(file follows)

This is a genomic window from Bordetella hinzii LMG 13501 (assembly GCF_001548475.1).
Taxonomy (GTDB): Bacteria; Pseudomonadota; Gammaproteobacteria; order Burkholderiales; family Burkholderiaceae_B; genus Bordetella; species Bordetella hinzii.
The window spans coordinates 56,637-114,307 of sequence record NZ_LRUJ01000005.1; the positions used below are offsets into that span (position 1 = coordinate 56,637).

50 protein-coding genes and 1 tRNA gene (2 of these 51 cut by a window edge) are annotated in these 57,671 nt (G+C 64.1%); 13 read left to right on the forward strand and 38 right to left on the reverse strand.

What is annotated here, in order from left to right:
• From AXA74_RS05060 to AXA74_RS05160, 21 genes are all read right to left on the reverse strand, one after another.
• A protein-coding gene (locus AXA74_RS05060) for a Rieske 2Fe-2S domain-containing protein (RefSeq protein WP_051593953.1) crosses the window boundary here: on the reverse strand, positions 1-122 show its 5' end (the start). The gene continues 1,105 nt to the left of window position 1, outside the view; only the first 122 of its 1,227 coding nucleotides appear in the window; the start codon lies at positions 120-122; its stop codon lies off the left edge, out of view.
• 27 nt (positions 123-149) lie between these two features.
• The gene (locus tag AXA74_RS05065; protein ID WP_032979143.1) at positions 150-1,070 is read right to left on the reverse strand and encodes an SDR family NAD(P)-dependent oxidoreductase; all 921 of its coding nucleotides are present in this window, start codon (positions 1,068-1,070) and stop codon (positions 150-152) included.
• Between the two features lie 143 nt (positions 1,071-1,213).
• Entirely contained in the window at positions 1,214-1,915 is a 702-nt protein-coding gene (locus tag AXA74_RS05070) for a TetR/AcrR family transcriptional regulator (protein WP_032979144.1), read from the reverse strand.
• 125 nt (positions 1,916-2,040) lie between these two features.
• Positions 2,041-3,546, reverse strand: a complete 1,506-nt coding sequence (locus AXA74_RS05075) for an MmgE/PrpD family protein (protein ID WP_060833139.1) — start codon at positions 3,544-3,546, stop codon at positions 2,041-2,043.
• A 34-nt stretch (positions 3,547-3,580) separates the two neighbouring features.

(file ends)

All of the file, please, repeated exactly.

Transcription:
This is a genomic window from Bordetella hinzii LMG 13501 (assembly GCF_001548475.1).
Taxonomy (GTDB): Bacteria; Pseudomonadota; Gammaproteobacteria; order Burkholderiales; family Burkholderiaceae_B; genus Bordetella; species Bordetella hinzii.
The window spans coordinates 56,637-114,307 of sequence record NZ_LRUJ01000005.1; the positions used below are offsets into that span (position 1 = coordinate 56,637).

50 protein-coding genes and 1 tRNA gene (2 of these 51 cut by a window edge) are annotated in these 57,671 nt (G+C 64.1%); 13 read left to right on the forward strand and 38 right to left on the reverse strand.

What is annotated here, in order from left to right:
• From AXA74_RS05060 to AXA74_RS05160, 21 genes are all read right to left on the reverse strand, one after another.
• A protein-coding gene (locus AXA74_RS05060) for a Rieske 2Fe-2S domain-containing protein (RefSeq protein WP_051593953.1) crosses the window boundary here: on the reverse strand, positions 1-122 show its 5' end (the start). The gene continues 1,105 nt to the left of window position 1, outside the view; only the first 122 of its 1,227 coding nucleotides appear in the window; the start codon lies at positions 120-122; its stop codon lies off the left edge, out of view.
• 27 nt (positions 123-149) lie between these two features.
• The gene (locus tag AXA74_RS05065; protein ID WP_032979143.1) at positions 150-1,070 is read right to left on the reverse strand and encodes an SDR family NAD(P)-dependent oxidoreductase; all 921 of its coding nucleotides are present in this window, start codon (positions 1,068-1,070) and stop codon (positions 150-152) included.
• Between the two features lie 143 nt (positions 1,071-1,213).
• Entirely contained in the window at positions 1,214-1,915 is a 702-nt protein-coding gene (locus tag AXA74_RS05070) for a TetR/AcrR family transcriptional regulator (protein WP_032979144.1), read from the reverse strand.
• 125 nt (positions 1,916-2,040) lie between these two features.
• Positions 2,041-3,546, reverse strand: a complete 1,506-nt coding sequence (locus AXA74_RS05075) for an MmgE/PrpD family protein (protein ID WP_060833139.1) — start codon at positions 3,544-3,546, stop codon at positions 2,041-2,043.
• A 34-nt stretch (positions 3,547-3,580) separates the two neighbouring features.